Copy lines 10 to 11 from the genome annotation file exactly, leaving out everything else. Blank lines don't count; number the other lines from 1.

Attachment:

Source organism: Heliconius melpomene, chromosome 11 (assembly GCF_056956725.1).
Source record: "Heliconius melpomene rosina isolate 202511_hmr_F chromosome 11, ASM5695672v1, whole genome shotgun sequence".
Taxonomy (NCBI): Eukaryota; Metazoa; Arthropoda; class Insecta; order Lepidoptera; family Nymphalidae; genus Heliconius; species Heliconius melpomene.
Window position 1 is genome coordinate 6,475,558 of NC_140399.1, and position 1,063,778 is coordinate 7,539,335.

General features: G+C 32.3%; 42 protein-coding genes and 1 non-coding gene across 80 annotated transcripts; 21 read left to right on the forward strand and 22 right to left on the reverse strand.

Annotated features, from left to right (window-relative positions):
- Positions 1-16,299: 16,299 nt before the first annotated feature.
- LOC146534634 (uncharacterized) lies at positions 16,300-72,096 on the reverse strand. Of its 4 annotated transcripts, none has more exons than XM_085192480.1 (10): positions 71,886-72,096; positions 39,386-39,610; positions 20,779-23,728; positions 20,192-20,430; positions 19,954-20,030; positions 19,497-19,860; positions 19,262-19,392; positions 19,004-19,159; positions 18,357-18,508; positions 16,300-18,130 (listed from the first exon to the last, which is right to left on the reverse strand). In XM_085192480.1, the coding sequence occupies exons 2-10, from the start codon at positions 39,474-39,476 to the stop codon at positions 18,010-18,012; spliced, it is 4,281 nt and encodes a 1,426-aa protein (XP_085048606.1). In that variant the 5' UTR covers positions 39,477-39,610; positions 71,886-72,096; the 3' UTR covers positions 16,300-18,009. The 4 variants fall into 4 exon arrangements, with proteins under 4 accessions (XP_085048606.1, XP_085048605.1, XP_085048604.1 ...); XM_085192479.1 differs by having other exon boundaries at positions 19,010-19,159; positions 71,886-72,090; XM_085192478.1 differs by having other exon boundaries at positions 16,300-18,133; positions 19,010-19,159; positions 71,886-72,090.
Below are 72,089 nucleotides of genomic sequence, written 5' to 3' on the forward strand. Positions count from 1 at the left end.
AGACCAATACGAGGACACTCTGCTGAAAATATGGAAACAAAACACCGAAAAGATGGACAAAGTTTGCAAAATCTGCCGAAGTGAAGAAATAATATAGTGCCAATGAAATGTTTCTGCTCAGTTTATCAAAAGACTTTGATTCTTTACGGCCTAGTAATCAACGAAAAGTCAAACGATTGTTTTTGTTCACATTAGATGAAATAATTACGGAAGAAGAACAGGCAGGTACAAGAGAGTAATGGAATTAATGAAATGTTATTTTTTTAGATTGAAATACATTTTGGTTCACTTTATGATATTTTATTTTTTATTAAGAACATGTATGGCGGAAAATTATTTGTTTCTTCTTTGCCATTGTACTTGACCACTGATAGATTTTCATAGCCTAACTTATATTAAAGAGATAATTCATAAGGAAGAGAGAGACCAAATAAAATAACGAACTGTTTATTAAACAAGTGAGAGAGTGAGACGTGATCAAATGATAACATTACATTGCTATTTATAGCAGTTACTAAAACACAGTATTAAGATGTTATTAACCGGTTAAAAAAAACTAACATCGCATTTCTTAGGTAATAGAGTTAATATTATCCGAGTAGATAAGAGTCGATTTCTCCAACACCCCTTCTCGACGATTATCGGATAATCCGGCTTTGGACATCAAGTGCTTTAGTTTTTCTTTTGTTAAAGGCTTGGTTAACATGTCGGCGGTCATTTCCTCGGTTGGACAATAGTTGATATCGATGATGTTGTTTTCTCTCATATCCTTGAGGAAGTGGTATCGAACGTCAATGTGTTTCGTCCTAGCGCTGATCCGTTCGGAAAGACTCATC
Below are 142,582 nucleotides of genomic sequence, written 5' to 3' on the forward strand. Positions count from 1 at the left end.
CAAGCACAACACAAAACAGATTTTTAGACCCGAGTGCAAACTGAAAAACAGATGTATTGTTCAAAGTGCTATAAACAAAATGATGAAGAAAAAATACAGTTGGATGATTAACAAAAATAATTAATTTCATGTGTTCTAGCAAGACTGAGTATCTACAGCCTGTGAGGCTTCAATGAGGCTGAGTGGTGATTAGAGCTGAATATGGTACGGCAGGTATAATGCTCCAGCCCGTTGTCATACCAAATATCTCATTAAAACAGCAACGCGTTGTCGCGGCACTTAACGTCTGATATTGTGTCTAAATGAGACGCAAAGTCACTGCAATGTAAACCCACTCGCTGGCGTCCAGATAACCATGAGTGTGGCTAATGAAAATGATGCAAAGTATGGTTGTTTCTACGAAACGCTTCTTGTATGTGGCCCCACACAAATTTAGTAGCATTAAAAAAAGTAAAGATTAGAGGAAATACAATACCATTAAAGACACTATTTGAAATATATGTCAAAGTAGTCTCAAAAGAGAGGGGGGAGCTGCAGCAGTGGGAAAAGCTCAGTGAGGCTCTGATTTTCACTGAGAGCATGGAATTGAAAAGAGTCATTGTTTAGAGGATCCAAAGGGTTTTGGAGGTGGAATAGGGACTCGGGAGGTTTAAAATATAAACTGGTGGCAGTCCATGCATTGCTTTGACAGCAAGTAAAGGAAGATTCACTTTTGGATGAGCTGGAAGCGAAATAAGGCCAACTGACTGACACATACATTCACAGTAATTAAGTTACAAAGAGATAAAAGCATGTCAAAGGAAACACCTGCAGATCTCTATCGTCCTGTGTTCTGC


AGACCAATACGAGGACACTCTGCTGAAAATATGGAAACAAAACACCGAAAAGATGGACAAAGTTTGCAAAATCTGCCGAAGTGAAGAAATAATATAGTGCCAATGAAATGTTTCTGCTCAGTTTATCAAAAGACTTTGATTCTTTACGGCCTAGTAATCAACGAAAAGTCAAACGATTGTTTTTGTTCACATTAGATGAAATAATTACGGAAGAAGAACAGGCAGGTACAAGAGAGTAATGGAATTAATGAAATGTTATTTTTTTAGATTGAAATACATTTTGGTTCACTTTATGATATTTTATTTTTTATTAAGAACATGTATGGCGGAAAATTATTTGTTTCTTCTTTGCCATTGTACTTGACCACTGATAGATTTTCATAGCCTAACTTATATTAAAGAGATAATTCATAAGGAAGAGAGAGACCAAATAAAATAACGAACTGTTTATTAAACAAGTGAGAGAGTGAGACGTGATCAAATGATAACATTACATTGCTATTTATAGCAGTTACTAAAACACAGTATTAAGATGTTATTAACCGGTTAAAAAAAACTAACATCGCATTTCTTAGGTAATAGAGTTAATATTATCCGAGTAGATAAGAGTCGATTTCTCCAACACCCCTTCTCGACGATTATCGGATAATCCGGCTTTGGACATCAAGTGCTTTAGTTTTTCTTTTGTTAAAGGCTTGGTTAACATGTCGGCGGTCATTTCCTCGGTTGGACAATAGTTGATATCGATGATGTTGTTTTCTCTCATATCCTTGAGGAAGTGGTATCGAACGTCAATGTGTTTCGTCCTAGCGCTGATCCGTTCGGAAAGACTCATC
Below are 142,582 nucleotides of genomic sequence, written 5' to 3' on the forward strand. Positions count from 1 at the left end.